Brian Padgett's picture

Please forgive me if this has been addressed before. I could not find it anywhere in the forum.

I have been using the Wordpress Appliance for a while now to host our wordpress site and it works great. I would now like to add another wordpress site and would rather not not use wordpress multi-site. I would like to use another appliance.  I don't want to have to use a seperate public IP for each appliance. What is the best prctice for this situation? If I'm off track, what is the best way to host multiple wordpress sites with the appliance?

Hayden's picture

I could be wrong but in you Apache webserver setting you need to Create virtual host

Jeremy Davis's picture

If you want to run 2 WordPress sites from the one appliance you can do that using virtual hosts (in Apache - the webserver component of TKL WordPress). This would use the same WordPress installation but the sites would be separate. I can't help with the details, but you should find plenty of info, searching here or even via google. (Just remember that TKL v11.x is based on Ubuntu 10.04/Lucid).

If you want to run a completely separate 2nd TKL WP appliance (ie a separate VM or even on bare metal) but with the same public IP you can do that too. You will need to set up one as a reverse proxy (or set up a 3rd machine as a reverse proxy). Sorry but again I can't give you details on how to configure Apache to do that, but you should be able to find a tutorial on how to do that via Google.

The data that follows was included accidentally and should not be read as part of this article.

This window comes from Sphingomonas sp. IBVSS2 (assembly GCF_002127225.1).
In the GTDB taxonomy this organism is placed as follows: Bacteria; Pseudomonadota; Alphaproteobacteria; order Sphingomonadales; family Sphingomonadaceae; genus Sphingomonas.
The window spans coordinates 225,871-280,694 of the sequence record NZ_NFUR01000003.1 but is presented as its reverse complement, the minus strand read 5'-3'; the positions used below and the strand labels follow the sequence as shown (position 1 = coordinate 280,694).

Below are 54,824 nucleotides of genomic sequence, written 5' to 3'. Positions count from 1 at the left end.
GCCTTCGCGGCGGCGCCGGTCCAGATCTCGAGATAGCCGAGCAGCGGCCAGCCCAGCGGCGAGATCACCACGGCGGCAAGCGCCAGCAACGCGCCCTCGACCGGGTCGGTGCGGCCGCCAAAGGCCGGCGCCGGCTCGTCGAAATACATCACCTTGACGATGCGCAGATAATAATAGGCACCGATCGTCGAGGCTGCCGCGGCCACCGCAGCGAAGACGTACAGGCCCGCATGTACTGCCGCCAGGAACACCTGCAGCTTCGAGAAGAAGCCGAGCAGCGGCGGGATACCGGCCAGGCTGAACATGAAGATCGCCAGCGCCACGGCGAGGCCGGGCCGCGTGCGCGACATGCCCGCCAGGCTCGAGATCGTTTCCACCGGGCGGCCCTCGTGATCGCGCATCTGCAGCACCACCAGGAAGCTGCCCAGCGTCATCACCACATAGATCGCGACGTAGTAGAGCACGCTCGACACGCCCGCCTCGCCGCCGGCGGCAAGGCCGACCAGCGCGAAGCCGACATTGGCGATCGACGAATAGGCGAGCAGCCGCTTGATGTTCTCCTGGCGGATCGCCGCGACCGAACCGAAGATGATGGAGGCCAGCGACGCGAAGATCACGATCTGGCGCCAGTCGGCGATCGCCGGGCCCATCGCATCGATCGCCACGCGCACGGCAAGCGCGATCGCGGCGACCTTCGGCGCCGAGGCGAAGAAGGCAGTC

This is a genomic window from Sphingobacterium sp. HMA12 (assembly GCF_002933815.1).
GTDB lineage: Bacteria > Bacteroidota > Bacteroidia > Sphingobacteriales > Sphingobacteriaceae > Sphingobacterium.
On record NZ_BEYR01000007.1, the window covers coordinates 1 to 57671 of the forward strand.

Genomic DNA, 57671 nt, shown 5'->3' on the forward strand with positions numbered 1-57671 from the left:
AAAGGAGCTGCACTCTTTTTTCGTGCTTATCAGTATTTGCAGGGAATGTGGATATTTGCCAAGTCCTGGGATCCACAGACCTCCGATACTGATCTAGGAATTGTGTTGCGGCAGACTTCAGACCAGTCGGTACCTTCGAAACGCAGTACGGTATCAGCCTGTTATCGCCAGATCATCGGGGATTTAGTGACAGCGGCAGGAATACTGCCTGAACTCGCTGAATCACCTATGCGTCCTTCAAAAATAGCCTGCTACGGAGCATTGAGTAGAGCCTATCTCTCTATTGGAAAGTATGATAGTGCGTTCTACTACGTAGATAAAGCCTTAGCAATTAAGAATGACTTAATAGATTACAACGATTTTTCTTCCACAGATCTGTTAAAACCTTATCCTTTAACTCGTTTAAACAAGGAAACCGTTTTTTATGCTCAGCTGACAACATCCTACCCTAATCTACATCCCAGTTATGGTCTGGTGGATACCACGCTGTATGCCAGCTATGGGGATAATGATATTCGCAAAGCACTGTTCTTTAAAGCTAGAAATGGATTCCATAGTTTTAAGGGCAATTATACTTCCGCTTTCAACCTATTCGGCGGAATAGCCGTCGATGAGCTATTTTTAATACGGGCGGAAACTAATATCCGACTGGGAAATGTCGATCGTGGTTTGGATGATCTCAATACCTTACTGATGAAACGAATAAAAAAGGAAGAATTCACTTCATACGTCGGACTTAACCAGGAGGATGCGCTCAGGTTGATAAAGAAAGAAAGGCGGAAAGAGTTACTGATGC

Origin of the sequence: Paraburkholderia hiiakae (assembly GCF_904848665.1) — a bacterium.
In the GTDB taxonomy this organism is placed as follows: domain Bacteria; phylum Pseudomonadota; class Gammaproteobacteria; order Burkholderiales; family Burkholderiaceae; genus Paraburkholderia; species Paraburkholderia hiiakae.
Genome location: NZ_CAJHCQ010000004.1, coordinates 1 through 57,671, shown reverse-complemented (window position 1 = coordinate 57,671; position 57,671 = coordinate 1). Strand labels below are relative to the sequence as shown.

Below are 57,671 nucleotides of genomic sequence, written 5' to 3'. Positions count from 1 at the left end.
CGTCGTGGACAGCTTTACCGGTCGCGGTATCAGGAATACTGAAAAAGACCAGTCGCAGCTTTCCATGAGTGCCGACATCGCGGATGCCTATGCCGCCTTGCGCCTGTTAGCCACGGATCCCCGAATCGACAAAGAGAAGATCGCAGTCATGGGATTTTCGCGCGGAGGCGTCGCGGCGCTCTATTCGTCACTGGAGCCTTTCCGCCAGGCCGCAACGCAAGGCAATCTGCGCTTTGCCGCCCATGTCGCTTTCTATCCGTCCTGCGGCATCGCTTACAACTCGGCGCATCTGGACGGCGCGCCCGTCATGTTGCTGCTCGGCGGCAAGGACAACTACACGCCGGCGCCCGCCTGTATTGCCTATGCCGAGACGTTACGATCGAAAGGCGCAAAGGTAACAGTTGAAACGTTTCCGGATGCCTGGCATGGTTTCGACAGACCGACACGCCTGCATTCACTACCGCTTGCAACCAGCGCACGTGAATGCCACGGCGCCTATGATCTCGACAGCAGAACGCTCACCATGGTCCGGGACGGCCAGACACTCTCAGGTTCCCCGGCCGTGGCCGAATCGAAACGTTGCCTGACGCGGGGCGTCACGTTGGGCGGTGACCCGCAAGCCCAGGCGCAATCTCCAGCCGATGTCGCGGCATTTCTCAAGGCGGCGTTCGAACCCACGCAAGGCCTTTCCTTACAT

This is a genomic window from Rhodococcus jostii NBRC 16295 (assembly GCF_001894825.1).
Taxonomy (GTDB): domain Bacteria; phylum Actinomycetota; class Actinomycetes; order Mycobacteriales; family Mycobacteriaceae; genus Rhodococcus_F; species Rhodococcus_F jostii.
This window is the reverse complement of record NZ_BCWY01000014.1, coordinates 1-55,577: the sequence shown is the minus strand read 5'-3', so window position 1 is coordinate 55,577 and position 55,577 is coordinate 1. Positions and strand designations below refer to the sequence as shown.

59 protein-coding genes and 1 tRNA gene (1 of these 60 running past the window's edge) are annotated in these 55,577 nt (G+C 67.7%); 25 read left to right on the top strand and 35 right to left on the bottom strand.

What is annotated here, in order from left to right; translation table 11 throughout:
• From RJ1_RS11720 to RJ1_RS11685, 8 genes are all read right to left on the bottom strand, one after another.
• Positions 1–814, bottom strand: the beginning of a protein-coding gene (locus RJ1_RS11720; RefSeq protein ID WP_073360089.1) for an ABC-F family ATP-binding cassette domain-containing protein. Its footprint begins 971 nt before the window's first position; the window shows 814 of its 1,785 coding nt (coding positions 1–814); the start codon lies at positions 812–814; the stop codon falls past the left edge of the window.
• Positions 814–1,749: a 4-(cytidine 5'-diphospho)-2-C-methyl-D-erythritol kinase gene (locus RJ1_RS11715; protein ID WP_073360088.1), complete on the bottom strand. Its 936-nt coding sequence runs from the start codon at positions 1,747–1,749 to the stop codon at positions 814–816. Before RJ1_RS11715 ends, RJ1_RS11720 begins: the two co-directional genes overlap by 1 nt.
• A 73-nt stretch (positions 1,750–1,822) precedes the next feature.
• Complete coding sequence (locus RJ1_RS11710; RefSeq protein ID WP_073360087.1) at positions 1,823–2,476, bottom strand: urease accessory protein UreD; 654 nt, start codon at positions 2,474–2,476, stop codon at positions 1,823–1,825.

Feel free to post back if you are having troubles getting it working. If you do get it sorted, be great if you could post back with that info too as no doubt someone else may want to do this too.

Tom Copeland's picture

Hey guys,

What if we're interested in running multiple WordPress sites using MU, but want to point individual domain names to each site?

In other words, here's the structure: - one wordpress install, entirely individual site - pointing here - second wordpress install, entirely individual site - pointing here

The issue I'm having in understanding all of this is that I don't know how to point a domain to a subdomain of another domain! I only know how to point to a seperate directory, i.e. for